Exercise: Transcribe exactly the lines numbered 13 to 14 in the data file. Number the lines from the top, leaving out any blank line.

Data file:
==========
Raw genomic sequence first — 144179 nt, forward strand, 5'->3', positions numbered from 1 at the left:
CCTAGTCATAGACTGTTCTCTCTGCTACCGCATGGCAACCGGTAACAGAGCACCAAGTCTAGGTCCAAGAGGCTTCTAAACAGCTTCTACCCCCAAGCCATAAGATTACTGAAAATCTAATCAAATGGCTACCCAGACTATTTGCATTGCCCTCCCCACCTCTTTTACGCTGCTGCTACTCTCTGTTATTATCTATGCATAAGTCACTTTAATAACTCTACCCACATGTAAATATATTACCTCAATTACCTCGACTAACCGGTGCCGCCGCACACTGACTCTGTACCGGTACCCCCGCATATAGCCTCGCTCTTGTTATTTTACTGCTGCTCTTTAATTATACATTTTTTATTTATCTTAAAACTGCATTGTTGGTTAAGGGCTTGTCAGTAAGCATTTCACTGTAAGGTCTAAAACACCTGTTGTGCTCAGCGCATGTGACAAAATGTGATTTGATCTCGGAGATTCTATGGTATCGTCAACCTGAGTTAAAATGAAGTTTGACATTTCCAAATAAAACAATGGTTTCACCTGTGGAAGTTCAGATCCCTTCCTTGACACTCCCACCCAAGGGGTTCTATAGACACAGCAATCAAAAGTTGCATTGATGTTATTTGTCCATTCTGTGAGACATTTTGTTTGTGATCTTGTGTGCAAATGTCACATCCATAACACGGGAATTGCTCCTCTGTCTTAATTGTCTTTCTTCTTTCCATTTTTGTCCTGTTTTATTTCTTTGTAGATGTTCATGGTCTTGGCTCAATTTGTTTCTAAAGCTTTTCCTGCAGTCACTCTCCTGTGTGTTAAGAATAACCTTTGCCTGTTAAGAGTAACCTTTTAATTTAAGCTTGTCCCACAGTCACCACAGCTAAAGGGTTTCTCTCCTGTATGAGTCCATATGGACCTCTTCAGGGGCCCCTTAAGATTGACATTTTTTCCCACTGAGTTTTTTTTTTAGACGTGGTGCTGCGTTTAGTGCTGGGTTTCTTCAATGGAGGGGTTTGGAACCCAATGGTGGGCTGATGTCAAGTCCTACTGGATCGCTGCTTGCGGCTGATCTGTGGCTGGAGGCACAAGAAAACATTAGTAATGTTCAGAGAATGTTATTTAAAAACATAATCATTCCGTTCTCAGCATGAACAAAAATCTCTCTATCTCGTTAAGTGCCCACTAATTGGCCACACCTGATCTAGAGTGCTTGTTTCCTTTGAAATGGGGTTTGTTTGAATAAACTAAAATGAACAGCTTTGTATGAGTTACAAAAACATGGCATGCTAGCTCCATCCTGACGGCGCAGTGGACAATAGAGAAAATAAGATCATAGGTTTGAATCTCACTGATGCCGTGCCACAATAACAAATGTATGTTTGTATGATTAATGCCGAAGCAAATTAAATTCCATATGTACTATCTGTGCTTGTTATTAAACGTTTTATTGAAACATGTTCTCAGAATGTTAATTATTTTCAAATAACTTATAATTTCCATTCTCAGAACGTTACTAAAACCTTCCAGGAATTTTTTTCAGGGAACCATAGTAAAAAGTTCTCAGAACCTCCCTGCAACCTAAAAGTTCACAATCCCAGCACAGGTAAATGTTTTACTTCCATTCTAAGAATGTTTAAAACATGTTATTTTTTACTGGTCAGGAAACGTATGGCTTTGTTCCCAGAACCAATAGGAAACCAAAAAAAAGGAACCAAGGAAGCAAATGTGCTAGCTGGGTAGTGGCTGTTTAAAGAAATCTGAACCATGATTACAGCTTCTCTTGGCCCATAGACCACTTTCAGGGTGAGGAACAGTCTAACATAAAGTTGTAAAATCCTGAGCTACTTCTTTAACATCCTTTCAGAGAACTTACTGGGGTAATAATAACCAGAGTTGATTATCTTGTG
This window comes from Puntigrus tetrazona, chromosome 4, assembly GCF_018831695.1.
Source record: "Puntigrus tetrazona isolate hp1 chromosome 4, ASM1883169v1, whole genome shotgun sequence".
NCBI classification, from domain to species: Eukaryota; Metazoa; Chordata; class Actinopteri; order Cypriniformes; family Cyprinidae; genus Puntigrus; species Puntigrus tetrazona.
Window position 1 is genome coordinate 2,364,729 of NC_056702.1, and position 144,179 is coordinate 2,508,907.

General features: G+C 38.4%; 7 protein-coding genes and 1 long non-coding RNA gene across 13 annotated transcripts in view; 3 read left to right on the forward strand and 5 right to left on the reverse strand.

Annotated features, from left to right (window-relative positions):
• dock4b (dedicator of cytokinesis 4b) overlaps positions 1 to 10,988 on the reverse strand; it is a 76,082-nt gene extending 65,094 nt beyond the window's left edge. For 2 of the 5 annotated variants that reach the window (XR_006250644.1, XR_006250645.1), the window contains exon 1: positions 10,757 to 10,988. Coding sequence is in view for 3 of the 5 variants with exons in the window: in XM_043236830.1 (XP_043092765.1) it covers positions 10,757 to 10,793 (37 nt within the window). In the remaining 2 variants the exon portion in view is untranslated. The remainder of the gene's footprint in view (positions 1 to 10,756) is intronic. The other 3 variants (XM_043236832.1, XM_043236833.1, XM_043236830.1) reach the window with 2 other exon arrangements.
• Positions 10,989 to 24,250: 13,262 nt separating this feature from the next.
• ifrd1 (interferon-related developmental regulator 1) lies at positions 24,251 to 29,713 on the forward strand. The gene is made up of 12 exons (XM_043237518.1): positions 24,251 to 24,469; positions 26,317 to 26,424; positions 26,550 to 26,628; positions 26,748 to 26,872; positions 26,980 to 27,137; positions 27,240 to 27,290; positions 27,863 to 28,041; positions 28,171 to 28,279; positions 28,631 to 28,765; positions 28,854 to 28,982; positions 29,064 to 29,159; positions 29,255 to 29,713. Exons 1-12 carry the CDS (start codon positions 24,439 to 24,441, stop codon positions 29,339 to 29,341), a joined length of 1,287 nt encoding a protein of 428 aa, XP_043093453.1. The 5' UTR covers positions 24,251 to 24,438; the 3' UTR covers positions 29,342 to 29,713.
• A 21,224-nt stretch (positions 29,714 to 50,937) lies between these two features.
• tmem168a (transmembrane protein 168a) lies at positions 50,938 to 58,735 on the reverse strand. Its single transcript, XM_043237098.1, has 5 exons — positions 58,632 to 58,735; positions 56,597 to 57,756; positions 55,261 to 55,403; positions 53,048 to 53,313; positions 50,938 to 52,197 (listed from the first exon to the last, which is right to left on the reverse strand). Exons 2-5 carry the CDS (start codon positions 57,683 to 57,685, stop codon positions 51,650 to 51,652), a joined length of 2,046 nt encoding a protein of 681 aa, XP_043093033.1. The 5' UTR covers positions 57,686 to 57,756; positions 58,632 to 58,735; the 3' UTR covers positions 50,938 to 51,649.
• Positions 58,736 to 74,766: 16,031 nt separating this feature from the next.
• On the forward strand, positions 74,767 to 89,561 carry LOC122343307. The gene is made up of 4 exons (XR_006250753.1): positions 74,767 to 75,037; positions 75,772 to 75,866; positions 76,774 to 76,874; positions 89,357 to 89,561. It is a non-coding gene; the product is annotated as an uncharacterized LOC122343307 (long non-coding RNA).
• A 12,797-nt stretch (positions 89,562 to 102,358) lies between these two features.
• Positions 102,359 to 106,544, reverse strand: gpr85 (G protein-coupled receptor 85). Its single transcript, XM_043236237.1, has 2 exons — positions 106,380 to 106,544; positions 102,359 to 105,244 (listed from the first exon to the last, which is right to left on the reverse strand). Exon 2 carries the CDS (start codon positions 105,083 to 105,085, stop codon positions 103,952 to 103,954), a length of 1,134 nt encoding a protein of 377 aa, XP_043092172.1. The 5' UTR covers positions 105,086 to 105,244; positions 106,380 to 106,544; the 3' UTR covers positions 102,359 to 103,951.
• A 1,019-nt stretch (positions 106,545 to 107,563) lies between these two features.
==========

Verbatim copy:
• tmem168a (transmembrane protein 168a) lies at positions 50,938 to 58,735 on the reverse strand. Its single transcript, XM_043237098.1, has 5 exons — positions 58,632 to 58,735; positions 56,597 to 57,756; positions 55,261 to 55,403; positions 53,048 to 53,313; positions 50,938 to 52,197 (listed from the first exon to the last, which is right to left on the reverse strand). Exons 2-5 carry the CDS (start codon positions 57,683 to 57,685, stop codon positions 51,650 to 51,652), a joined length of 2,046 nt encoding a protein of 681 aa, XP_043093033.1. The 5' UTR covers positions 57,686 to 57,756; positions 58,632 to 58,735; the 3' UTR covers positions 50,938 to 51,649.
• Positions 58,736 to 74,766: 16,031 nt separating this feature from the next.